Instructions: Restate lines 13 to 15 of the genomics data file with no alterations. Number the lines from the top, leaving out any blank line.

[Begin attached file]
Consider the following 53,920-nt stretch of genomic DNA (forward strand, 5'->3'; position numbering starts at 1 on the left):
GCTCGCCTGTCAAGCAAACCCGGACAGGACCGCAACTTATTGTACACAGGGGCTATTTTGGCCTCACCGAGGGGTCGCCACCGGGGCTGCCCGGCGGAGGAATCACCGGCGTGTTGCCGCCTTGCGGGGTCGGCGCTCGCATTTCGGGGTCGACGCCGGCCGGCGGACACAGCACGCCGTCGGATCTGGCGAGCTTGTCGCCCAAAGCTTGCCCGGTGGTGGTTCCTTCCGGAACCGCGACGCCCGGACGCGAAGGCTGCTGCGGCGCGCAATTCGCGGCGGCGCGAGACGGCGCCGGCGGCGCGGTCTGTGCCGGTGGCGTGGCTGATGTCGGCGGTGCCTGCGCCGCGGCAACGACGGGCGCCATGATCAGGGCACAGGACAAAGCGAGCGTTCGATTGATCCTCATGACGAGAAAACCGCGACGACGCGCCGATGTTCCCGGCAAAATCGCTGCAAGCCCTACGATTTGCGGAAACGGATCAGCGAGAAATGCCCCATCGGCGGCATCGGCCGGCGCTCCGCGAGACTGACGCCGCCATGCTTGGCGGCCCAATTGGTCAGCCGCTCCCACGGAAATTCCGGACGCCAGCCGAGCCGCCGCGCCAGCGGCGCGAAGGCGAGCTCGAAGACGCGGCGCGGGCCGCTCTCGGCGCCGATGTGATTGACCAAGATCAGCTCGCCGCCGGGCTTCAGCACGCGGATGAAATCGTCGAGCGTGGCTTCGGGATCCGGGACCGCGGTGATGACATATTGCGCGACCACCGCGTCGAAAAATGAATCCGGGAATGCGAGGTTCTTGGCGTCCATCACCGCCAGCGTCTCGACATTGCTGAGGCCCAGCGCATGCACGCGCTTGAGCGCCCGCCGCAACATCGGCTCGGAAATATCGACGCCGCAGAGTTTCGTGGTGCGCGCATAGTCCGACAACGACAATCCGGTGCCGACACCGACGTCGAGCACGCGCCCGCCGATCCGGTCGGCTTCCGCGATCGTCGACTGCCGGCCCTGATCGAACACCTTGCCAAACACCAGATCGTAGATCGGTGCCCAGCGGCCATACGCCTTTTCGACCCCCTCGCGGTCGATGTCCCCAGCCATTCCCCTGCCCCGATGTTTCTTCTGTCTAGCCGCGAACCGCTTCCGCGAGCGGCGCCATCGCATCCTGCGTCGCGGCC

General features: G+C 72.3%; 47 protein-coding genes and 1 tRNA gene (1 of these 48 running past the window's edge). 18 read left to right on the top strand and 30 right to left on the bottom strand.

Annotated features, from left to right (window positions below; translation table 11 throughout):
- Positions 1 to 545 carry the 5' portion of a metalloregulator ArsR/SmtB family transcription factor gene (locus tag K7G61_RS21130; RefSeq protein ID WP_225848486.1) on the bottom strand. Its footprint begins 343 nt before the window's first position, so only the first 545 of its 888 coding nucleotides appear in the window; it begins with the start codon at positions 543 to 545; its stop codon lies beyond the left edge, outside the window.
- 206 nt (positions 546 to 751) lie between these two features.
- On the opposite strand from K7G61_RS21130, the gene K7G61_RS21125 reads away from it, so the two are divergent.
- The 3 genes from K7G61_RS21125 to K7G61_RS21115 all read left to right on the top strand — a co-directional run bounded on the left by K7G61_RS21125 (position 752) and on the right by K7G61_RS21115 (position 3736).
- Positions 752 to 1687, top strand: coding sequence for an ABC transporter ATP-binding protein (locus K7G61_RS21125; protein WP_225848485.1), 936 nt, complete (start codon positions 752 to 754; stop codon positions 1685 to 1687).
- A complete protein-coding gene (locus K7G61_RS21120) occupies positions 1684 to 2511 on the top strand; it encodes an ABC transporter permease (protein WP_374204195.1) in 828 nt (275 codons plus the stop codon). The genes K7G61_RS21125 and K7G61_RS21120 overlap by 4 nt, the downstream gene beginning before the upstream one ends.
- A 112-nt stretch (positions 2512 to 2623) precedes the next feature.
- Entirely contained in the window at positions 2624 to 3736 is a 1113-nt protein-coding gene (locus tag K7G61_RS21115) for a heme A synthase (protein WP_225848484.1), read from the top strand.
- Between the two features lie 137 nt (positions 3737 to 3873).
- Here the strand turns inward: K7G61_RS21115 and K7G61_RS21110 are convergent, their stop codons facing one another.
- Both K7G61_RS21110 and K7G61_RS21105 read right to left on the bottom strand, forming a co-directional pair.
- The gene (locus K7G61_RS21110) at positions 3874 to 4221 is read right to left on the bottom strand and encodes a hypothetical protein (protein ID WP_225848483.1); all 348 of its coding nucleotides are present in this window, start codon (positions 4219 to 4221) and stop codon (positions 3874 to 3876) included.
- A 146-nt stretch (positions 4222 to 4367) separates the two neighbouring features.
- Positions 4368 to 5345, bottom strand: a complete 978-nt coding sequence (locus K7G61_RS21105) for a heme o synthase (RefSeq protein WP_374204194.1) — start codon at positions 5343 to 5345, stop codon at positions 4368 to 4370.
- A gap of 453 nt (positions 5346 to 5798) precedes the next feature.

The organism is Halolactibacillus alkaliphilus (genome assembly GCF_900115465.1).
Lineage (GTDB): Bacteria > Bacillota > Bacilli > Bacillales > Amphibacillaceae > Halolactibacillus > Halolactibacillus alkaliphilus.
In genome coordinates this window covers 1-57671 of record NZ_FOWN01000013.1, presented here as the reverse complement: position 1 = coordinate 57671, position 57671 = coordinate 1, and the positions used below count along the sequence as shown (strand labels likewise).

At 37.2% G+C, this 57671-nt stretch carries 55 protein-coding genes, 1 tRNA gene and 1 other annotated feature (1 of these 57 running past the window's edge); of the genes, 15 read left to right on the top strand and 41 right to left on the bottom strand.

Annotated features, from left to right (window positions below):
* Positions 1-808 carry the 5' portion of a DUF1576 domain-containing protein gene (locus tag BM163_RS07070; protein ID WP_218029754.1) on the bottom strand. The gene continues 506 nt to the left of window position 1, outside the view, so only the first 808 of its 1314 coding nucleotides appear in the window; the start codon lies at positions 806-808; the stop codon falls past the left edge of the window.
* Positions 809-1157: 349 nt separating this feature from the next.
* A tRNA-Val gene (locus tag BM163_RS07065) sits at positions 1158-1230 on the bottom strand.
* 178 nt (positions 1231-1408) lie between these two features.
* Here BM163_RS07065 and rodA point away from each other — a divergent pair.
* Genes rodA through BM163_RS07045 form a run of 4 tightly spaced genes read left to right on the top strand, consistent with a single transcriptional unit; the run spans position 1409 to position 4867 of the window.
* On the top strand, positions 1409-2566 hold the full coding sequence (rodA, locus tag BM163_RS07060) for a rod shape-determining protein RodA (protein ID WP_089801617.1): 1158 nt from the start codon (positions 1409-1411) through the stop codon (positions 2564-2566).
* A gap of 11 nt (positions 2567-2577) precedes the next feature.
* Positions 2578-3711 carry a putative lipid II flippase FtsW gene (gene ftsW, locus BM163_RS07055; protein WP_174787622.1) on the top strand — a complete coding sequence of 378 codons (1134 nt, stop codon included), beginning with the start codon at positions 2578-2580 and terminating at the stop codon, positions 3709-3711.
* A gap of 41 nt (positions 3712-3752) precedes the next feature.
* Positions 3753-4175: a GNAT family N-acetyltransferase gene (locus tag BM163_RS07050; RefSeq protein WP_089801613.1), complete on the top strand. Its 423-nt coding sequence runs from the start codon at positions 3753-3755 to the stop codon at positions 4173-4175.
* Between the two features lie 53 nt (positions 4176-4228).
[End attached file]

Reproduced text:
- Between the two features lie 137 nt (positions 3737 to 3873).
- Here the strand turns inward: K7G61_RS21115 and K7G61_RS21110 are convergent, their stop codons facing one another.
- Both K7G61_RS21110 and K7G61_RS21105 read right to left on the bottom strand, forming a co-directional pair.